By MELISSA BOUGHTON
The Winchester Star
MILLWOOD —State Sen. Jill Holtzman Vogel, R-Upperville, says her greatest value is being a good steward — a topic she spoke about Sunday morning at the annual meeting and traditional service at Old Bethel Church.
Vogel was guest speaker at the 19th century structure off Swift Shoals Road, which lacks running water and electricity.
Under strict instructions to steer clear of politics, Vogel took a bipartisan approach in discussing stewardship.
“It’s a nice opportunity to deliver that message of stewardship to a community that really clearly cares about that,” Vogel said.
The speaker is usually the event’s main focus, with each bringing his or her own take on a historical topic of their choice.
Ian Williams, president of The Bethel Memorial Inc., told guests that it was unusual to have a politician as guest speaker, especially during an election year, but an exception was made for Vogel — her topic had to be something “historic from a neutral standpoint.”
“She’s here to prove that she’s the good ole girl from Shenandoah County Central High School in Woodstock,” Williams said as he introduced Vogel.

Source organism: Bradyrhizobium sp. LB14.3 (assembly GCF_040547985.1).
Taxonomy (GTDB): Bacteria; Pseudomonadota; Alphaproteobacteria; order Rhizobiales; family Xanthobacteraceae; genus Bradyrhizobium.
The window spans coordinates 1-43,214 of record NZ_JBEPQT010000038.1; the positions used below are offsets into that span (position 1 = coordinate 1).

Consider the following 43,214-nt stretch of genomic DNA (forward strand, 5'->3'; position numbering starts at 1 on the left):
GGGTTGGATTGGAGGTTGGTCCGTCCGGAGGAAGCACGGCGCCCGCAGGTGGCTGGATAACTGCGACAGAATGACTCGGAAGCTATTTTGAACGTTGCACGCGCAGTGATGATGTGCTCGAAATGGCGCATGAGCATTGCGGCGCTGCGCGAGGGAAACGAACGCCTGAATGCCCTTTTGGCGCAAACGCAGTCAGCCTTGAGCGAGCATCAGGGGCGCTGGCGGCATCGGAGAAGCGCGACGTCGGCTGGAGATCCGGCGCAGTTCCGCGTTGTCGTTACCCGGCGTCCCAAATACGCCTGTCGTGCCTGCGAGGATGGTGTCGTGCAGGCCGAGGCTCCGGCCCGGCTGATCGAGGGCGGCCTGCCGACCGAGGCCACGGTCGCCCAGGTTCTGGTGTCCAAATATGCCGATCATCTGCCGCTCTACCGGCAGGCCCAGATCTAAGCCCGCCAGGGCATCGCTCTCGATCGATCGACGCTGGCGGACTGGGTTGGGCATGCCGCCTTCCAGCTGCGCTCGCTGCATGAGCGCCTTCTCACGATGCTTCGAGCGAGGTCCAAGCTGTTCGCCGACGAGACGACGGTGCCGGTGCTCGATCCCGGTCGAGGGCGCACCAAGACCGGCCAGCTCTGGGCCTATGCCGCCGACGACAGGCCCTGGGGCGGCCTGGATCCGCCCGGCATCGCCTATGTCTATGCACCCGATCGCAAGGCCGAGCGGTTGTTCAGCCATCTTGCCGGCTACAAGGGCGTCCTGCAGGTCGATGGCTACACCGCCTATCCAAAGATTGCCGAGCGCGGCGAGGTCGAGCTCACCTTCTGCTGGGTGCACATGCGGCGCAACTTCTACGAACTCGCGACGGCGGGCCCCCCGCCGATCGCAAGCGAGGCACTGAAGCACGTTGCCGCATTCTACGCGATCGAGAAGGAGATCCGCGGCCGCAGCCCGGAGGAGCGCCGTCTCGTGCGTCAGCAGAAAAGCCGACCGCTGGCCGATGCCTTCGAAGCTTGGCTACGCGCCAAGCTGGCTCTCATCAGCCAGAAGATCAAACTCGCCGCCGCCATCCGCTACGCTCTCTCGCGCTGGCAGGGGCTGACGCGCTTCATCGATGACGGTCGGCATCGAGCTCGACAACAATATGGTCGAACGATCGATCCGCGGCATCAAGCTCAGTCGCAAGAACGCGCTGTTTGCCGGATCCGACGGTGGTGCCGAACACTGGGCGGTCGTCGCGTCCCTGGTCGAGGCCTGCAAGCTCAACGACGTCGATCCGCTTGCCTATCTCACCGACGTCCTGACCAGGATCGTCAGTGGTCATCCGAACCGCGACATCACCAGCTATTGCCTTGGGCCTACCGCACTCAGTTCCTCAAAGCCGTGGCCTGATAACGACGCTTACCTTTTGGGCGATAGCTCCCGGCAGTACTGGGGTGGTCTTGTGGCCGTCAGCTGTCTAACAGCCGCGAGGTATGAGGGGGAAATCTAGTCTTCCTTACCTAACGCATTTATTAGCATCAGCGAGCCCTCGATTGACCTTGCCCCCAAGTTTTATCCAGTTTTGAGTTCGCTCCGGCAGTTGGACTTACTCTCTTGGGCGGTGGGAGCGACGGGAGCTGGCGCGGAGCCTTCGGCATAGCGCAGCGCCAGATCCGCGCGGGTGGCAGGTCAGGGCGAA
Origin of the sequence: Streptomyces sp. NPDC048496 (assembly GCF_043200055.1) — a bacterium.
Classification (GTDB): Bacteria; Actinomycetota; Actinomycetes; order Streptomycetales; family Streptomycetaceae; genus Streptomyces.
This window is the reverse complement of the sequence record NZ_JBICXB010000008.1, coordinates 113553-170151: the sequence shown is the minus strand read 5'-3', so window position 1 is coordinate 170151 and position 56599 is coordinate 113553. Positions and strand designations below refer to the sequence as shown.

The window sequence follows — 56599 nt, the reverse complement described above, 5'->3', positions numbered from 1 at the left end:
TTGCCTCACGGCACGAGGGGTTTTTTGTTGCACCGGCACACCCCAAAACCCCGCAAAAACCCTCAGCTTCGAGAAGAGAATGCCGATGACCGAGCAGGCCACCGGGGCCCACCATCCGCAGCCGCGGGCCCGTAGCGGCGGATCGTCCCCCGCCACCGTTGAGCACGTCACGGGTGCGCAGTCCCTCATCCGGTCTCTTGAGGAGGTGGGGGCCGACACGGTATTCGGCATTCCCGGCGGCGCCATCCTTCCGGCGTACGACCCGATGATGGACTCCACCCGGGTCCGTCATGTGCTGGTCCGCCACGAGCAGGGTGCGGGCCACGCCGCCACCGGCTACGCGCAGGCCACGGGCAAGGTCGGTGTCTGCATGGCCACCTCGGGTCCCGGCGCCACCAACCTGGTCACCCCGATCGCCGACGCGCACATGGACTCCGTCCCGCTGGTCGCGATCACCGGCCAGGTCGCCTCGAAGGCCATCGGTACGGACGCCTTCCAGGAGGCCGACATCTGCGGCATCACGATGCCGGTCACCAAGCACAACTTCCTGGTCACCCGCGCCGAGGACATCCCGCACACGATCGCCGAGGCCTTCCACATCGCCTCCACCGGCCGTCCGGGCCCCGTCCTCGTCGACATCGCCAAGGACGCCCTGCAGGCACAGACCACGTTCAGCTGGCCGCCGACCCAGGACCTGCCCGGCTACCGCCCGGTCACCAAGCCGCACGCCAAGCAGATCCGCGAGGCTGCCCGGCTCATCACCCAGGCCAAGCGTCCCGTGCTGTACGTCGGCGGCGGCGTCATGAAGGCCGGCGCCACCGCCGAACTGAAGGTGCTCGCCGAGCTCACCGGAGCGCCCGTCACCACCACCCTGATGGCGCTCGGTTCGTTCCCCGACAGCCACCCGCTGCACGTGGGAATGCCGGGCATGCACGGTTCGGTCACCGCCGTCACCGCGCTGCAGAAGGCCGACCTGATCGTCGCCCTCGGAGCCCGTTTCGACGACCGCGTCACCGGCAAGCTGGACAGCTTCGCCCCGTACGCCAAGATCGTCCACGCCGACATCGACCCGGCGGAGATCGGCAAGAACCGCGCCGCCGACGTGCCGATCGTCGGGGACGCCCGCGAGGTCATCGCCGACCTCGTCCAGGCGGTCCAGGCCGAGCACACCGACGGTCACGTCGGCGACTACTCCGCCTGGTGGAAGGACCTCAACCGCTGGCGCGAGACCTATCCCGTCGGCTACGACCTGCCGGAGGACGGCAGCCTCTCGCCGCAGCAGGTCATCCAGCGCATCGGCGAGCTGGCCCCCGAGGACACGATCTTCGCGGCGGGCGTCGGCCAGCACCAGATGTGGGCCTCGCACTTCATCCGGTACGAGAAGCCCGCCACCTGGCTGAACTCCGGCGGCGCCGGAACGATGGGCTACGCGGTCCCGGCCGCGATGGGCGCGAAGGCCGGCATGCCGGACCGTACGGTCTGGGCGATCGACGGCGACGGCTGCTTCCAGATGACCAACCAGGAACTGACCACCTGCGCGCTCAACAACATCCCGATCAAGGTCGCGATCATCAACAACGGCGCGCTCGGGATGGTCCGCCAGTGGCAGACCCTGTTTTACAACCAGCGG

Vogel has been a lifelong resident of the Shenandoah Valley and the Piedmont area of Virginia and resides in Fauquier County with her husband and children.
She is a managing partner at HoltzmanVogelJosefiak PLLC in Warrenton, where she specializes in ethics, campaign finance and tax exempt organizations.
Vogel was elected to her first term as state senator in 2007 and represents the 27th District, which includes the City of Winchester and Frederick, Clarke, Fauquier and parts of Loudoun counties.
“When I was first elected [stewardship] was not by far a huge piece of what we did, but now it is a huge part of what we do,” she told guests.
Vogel went on to update those in attendance about the budget and where legislators stood as stewards in education, conservation and transportation, among other areas.
She said that particularly in the commonwealth, legislators are leading in conservation and thanked Clarke County in part for that.
“We have locked down more acres and more land than any place in the country,” she said.
Clarke County especially has helped with conservation, she said, and pointed out that it has 8,432 acres in conservation easement, with 78 donations and a tax credit of $19,037,000.
“I think she was very topical in talking about those things that are of great interest to us,” Williams said. “She stayed away from anything to do with adversarial matters, and I thought she was good.
“She has a very breezy, informative style, she seemed very relaxed, she seemed happy to be here and we were glad to have her,” he added.
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